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Mark Calcavecchia

John Bazemore/The Associated Press

MONTREAL – Mark Calcavecchia likes the tree-lined fairways at Richelieu Valley Golf Club and hopes he can master them for a second straight year on the Champions Tour.

The 53-year-old won the Montreal Championship by four strokes last year and will try to do it again when the US$1.6-million tournament returns to Richelieu Valley Sept. 6-8.

"It's a course I like, and that helps," he said Monday during a promotional visit. "I'll be optimistic that I play well again."

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Organizers said 2010 champion Larry Mize and 2011 winner John Cook have also confirmed they will play in the 54-hole seniors event. So to will tour leader David Frost, Fred Funk, Kenny Perry, Brad Faxon and Rocco Mediate.

Last year's event was played on the Vercheres course at Richelieu Valley while the 2013 competition will be on the Rouville layout. Calcavecchia got a look at both on his last visit says he's comfortable with the entire course.

"Right when I first drove in knew I liked it," he said. "I just liked the look of the clubhouse and the trees and where the range was and the whole setup of the facility.

"I do like tree-lined courses like that."

And it seems he likes playing in Canada.

The Laurel, Neb., native won the 2005 Canadian Open at Shaunessy in Vancouver and finished second to Steve Jones in 1989 and Nick Price in 1994, both at Glen Abbey in Oakville, Ont.

He also won the 1997 Greater Vancouver Open at Northview in Surrey, B.C.

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"I'm a northerner," he said. "I've had some good success over the years, even in the early days at Glen Abbey.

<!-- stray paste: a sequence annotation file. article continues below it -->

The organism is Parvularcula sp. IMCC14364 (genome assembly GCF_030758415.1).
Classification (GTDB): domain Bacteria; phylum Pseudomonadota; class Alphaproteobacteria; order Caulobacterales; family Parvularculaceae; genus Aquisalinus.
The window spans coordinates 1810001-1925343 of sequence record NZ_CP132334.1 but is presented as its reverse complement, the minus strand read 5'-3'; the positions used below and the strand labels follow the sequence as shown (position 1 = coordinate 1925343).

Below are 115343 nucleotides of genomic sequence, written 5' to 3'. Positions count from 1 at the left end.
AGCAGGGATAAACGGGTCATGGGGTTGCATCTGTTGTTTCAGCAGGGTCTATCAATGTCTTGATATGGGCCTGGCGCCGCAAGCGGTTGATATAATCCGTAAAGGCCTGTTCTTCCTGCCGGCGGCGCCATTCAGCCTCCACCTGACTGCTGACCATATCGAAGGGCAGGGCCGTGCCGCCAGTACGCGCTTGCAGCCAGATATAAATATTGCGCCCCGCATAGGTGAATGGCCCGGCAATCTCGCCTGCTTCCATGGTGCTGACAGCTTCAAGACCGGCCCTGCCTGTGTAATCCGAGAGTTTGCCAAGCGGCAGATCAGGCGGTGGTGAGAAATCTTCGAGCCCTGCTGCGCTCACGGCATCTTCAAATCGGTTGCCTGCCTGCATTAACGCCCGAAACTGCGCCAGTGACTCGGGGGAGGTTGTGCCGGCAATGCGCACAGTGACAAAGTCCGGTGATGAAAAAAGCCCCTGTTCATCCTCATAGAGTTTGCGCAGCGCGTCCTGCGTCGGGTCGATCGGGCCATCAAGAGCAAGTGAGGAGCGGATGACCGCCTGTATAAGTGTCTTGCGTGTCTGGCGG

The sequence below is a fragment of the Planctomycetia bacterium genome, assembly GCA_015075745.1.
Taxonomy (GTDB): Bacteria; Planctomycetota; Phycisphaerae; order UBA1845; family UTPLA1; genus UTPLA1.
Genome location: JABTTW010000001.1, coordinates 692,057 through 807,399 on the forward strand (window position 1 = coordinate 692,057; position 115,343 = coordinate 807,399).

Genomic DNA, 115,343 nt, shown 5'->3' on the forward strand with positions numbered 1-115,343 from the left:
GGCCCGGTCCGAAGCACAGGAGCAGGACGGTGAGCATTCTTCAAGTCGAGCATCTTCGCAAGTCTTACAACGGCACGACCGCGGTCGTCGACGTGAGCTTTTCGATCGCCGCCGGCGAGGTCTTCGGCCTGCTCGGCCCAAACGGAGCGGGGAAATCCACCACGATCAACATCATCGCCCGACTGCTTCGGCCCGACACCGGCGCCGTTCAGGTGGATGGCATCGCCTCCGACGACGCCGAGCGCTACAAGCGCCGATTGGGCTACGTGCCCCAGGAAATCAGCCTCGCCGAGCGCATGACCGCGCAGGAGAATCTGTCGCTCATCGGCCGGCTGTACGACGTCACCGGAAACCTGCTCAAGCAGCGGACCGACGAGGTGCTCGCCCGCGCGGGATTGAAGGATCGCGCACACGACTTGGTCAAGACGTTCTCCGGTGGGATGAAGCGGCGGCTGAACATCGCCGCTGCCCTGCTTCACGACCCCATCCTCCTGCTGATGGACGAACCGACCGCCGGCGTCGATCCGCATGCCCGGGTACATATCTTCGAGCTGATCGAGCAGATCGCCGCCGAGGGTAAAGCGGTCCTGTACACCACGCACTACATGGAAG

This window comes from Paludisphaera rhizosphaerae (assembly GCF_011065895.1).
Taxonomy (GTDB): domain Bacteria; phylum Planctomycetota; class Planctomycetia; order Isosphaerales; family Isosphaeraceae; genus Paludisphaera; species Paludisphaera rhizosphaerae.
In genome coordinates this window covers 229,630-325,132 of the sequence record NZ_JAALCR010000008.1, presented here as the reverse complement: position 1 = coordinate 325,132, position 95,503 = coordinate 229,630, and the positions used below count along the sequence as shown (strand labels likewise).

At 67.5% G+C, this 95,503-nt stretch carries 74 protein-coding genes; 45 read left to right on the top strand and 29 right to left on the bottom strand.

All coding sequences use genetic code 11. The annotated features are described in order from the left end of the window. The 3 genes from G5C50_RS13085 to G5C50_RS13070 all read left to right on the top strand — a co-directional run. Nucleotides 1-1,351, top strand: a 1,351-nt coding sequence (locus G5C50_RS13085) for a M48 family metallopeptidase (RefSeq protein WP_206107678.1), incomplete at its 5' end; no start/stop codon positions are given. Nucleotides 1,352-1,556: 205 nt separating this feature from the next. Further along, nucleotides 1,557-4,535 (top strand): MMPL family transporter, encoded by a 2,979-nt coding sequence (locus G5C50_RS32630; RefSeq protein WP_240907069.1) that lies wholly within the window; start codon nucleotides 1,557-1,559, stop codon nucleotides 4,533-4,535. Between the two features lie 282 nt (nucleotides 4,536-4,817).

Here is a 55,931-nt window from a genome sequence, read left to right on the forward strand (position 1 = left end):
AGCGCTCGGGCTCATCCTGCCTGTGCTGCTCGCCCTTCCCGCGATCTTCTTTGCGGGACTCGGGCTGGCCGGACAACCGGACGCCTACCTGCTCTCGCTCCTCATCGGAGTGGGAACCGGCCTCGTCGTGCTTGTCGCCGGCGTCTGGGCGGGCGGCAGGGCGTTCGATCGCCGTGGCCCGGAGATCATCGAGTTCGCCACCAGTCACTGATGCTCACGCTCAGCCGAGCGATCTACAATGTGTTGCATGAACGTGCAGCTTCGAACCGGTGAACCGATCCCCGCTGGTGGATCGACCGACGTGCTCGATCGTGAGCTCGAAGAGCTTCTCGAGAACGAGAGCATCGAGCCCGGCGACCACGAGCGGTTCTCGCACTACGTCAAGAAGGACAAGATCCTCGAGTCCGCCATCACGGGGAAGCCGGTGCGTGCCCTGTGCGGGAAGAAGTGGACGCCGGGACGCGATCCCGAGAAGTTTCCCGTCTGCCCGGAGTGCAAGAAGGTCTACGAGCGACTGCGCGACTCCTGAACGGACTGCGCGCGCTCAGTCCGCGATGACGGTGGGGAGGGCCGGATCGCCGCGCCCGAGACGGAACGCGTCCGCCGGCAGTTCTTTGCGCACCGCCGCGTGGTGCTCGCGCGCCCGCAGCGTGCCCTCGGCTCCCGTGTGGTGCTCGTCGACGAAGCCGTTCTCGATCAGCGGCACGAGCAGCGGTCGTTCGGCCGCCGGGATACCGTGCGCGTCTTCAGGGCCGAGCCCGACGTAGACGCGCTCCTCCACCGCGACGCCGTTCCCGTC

"But when I came here, I knew I was playing well. I putted great all week. That generally happens when you win."

Calcavecchia has participated in all 11 Champions Tour events this year and will play again this week at Glenview, Ill. He expects to play them all.

The Montreal tournament was held in mid-summer in its first three editions, but has been moved to September. It now falls a week after a new tournament in Calgary, the Shaw Charity Classic at Canyon Meadows from Aug. 30 to Sept. 1.

Calcavecchia, the 1989 British Open champion and a 13-time PGA Tour winner, has won twice on the Champions Tour. He feels he should have won more.

"A lot of guys say the same thing," he said. "Any time you finish in the top three or four, you're that close to winning.

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"It's a few things here and there. You don't quite make enough putts on Sunday or whatever. Overall, I'm very happy with the way I've performed but I'm about four wins short of where I should be. But you never know. You can get hot, win a few and all of a sudden you're right where you want to be."

Calcavecchia watched the best in the world struggle with the nasty rough and killer greens at Merion in the U.S. Open last weekend. He laughed when asked if he encountered those conditions on the Champions Tour, which is for players 50 and older.

"If you put us old guys in that kind of rough it would be ugly," he said. "There would be some guys who would play good, but that's one of the good things about the Champions Tour – the courses generally don't beat us up too bad.

"We play three or four tournaments with pretty thick rough, but that's about it. We play some courses that are pretty long. That's one of the big misconceptions. People think every hole is driver-wedge. That's not the case. Our pin placements are a little easier as a whole. And the lack of rough week in and week out is probably why we shoot such good scores."

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